The Russians had gotten there first, but we could have easily put a satellite in orbit before the Russians if we had been allowed to do so.
In the mid ’60s the Launch operation Center (LOC), later renamed Kennedy Space Center (KSC) moved from Cape Canaveral to the nearby Merritt Island. There was controversy about where Karl Sendler’s Instrumentation organization would be located on Merritt Island: Should it be part of the KSC Headquarters Building? Should it be part of the VAB? Or should it be a separate building with its own flagpole.
We never did get our own flag pole.
Karl appointed me to design and oversee the construction of the Central Instrumentation Facility (CIF). It had equipment for telemetry and tracking and computing and timing and instrument calibration.
When the CIF was ready for occupancy, Karl allowed me to appoint my youngest engineer, JoAnn Morgan, to supervise the move. JoAnn said that the movers were paying no attention to her insistence that they be careful in the handling of delicate equipment. She went up to my office and got two of my cigars. Then she went back down where movers were working and lit one of my big cigars. After that she had no Page 4 trouble with the movers. JoAnn went on to break the glass ceiling for NASA woman. Years later when I retired, JoAnn’s parting gift to me was to repay those two cigars. By that time I had stopped smoking. I saved her two cigars that were sealed up in aluminum tubes. Then when JoAnn retired many years later, my gift to her was the same two cigars. I never knew whether JoAnn ever smoked those well--aged cigars.
I would have been glad to continue working for Karl Sendler for the rest of my career, but Dr Debus decided that I was needed elsewhere. He transferred me to Design Engineering, over in the KSC Headquarters Building. At first I had an office with windows overlooking the CIF, which I still admired. Then somebody built another wing on the Headquarters Building. The new wing obstructed my view of the CIF. I moved to an office at the front of the building, overlooking the alligator pond.
When Karl and the other Germans had been in this country long enough to become citizens, their applications for citizenship were denied because they had never legally entered the USA. Their status was “Guests of the Army,” a polite term for prisoners of war. Their application showed that they had entered the USA five years earlier at El Paso, Texas. They were told that their time in America would not count toward citizenship until they officially entered the country at El Paso. They went to El Paso and got an official re--entry permit. They boarded the streetcar, crossed the Rio Grande into Mexico on one of the two bridges, continued around the circular streetcar track and crossed the other bridge, entering the US legally. Each one became a naturalized citizen five years after his streetcar ride.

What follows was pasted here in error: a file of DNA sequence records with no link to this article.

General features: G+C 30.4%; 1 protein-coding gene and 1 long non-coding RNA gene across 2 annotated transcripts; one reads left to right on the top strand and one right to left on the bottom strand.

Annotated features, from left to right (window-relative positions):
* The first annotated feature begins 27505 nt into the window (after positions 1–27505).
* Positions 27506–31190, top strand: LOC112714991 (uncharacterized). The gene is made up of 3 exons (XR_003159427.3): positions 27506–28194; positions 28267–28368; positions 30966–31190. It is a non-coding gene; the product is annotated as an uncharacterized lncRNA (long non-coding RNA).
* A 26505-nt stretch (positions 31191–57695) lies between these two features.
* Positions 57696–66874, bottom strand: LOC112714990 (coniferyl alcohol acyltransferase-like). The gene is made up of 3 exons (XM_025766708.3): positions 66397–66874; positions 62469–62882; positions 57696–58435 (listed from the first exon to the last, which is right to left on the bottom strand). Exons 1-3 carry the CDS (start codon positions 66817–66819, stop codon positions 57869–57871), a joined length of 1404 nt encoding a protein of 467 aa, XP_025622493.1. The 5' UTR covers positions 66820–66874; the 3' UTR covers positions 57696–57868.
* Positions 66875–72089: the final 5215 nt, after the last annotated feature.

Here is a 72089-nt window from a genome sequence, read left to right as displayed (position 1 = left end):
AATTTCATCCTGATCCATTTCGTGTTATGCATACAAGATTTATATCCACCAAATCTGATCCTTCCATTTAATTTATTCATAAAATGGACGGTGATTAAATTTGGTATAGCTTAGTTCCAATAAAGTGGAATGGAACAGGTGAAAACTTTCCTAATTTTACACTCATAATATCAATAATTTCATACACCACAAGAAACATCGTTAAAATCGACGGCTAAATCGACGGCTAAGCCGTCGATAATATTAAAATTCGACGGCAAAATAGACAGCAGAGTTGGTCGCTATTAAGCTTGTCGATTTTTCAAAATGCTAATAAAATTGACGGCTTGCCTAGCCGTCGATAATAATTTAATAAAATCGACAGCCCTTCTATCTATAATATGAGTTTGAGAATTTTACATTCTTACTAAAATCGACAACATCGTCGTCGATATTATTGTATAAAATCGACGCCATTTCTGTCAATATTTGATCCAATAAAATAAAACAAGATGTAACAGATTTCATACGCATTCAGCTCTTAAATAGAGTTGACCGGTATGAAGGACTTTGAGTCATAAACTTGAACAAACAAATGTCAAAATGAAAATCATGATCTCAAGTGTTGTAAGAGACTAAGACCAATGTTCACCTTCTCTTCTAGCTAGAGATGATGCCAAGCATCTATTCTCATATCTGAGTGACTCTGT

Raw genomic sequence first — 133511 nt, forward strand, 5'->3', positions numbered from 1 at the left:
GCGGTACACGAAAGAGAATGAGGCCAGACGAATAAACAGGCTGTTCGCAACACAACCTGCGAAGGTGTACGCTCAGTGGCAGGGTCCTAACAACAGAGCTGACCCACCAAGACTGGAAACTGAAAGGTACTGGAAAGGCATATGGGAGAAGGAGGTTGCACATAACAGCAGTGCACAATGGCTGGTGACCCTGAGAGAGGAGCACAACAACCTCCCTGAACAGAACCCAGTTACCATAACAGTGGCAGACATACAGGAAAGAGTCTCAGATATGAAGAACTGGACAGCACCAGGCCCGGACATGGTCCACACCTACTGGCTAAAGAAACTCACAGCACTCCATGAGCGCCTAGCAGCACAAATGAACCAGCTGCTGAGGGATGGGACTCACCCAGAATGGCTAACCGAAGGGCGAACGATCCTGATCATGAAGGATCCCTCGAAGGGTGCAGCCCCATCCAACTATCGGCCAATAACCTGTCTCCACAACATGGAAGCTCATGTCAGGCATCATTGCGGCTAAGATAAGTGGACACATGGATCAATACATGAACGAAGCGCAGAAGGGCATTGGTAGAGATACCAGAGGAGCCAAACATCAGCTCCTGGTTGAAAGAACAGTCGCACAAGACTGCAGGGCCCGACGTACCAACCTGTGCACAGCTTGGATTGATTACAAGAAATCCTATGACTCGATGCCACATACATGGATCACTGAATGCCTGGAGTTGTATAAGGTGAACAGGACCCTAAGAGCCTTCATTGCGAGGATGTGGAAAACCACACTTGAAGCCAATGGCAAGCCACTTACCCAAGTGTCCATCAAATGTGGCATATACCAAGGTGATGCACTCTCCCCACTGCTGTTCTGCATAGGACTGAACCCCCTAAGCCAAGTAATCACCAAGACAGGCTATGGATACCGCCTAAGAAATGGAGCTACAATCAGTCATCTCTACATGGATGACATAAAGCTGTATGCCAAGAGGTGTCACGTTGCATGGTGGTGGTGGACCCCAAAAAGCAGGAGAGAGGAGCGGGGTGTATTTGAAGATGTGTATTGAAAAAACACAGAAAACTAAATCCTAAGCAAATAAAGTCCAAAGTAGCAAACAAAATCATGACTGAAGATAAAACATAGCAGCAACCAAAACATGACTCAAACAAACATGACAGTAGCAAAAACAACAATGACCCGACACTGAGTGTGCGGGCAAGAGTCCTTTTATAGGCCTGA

Karl Sendler, a member of the team that pioneered space rocketry, died Thursday. He was 86. Sendler's career began as part of the Werner Von Braun Rocket Team that revolutionized the space industry. Using technology developed during World War II, the team helped to develop the Redstone rocket that carried Alan Shepard into the first manned space flight. In a 1986 Sentinel story, Sendler recalled Shepard's courage for going onto to "that firecracker" that relied on "unsophisticated equipment." He also recalled the admiration of team members for Shepherd.
Born in Vienna, Austria, Sendler graduated from the University of Vienna with a master's degree in electrical engineering. Sendler came to the United States after World War II along with the other members of Werner von Braun's team and began working in Huntsville, Ala., testing rockets for the space program. He came to the Cape in 1963. He was regarded by many as leader in the field of instrumentation. The Measuring and Tracking Office - of which he was in charge - was responsible for gathering and tracking information from any rocket or satellite flight. Under Sendler's guidance, a central tracking facility was created on Merritt Island. Sendler also served as the director of information services for NASA until his retirement in 1974.